CoolSciFi links to an article at Holt Uncensored that lists Ten Mistakes Writers Don’t See (But Can Easily Fix When They Do). Without reiterating it here, I do notice when writers make some of these mistakes and sometimes it just bugs me.

Asimov had the crutch prase “to be sure” which, as much as I love his work, used to annoy the heck out of me. Some writers (I cannot recall which ones) occasionally have their characters spew phony dialogue purely for the sake of the reader’s benefit (obvious handholding). A better example of the “Lists” offense than cited in the article comes from Pel Torro. It’s worth repeating here – it’s so darned funny.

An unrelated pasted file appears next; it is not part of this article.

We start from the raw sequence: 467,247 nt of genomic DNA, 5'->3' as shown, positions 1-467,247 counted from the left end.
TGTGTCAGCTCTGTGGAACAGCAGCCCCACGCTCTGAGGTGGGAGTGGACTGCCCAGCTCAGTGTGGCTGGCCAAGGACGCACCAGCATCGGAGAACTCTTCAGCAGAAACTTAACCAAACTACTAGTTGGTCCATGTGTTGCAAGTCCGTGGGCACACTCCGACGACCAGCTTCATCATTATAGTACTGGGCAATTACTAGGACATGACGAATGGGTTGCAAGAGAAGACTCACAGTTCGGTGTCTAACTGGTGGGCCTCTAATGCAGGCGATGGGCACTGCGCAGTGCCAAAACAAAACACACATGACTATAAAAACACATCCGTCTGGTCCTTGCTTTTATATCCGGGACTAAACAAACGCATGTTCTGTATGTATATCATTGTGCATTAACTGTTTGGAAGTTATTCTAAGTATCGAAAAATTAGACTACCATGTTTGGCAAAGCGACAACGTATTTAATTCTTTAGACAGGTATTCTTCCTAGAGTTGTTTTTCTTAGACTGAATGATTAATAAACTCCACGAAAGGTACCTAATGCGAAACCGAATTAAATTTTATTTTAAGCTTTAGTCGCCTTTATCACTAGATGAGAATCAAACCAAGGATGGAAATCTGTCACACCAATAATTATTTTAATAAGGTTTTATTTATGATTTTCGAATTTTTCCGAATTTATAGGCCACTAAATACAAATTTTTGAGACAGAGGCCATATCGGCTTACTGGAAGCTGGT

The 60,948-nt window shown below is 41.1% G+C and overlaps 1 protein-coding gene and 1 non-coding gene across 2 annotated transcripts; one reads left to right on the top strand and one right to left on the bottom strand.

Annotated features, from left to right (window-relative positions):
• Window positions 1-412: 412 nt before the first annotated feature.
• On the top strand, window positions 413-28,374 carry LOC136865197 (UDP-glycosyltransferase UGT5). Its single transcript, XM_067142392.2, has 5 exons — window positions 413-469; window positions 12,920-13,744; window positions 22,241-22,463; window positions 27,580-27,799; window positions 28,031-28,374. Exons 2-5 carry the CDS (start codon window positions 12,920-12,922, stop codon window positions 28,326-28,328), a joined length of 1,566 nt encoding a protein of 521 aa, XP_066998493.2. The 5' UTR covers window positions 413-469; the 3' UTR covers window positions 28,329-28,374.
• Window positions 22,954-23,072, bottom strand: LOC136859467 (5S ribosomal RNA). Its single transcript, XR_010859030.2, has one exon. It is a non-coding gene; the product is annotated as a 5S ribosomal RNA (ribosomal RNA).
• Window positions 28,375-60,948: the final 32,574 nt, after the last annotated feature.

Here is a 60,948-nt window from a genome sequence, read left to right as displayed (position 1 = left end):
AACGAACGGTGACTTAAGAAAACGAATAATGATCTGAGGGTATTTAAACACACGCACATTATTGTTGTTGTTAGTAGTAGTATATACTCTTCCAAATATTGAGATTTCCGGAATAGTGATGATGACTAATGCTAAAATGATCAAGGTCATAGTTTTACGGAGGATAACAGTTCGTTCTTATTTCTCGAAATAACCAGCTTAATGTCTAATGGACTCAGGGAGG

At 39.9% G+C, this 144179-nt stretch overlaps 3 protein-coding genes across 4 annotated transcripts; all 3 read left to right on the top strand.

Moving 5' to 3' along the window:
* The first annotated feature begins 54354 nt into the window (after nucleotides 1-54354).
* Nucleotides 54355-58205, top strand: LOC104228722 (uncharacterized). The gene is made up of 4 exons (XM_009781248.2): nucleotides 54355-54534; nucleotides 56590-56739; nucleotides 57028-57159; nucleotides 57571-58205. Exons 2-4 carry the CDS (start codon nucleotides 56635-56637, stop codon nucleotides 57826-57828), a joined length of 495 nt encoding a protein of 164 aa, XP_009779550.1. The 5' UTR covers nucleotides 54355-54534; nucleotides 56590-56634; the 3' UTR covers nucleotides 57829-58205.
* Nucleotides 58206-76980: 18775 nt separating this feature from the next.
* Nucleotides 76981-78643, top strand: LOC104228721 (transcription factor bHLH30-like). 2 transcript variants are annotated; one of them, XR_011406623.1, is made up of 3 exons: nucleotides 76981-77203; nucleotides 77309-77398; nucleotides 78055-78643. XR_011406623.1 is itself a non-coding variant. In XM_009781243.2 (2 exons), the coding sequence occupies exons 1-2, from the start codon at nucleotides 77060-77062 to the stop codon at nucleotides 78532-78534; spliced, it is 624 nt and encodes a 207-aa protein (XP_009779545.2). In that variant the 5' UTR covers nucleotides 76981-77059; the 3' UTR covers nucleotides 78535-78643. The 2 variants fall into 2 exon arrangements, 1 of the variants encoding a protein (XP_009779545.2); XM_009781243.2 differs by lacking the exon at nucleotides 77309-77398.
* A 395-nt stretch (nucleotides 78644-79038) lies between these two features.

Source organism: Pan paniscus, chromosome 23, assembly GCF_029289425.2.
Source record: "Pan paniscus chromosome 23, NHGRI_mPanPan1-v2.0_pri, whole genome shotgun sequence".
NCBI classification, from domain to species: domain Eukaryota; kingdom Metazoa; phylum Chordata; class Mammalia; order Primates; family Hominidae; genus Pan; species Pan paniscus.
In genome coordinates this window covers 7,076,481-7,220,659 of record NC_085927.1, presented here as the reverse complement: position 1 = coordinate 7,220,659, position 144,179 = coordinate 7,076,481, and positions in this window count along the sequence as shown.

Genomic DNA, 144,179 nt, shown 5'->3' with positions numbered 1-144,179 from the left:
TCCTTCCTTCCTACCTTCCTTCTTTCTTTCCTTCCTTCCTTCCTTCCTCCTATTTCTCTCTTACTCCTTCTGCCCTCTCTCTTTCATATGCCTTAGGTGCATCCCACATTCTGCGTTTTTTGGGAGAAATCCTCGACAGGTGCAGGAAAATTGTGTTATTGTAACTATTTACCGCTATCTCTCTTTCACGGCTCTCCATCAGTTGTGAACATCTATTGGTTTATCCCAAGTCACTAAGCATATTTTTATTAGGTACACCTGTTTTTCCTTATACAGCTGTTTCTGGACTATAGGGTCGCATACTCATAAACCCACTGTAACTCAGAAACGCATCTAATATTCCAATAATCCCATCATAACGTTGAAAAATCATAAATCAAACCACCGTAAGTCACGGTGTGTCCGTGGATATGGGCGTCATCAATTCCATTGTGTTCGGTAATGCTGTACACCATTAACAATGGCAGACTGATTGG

“The things were odd, weird, grotesque. There was something horribly uncustomary and unwonted about them. There were completely unfamiliar. Their appearance was outlandish and extraordinary. There was something quite phenomenal about them. They were supernormal; they were unparalleled; they were unexampled. The shape of the aliens was singular in every sense. They were curious, odd, queer, peculiar and fantastic, and yet when every adjective had been used on them, when every preternatural epithet had been applied to their aberrant and freakish appearance, when everything that could be said about such eccentric, exceptional, anomalous creatures had been said, they still remained indescribable in any concrete terms.”

Somebody call the Thesaurus Police!

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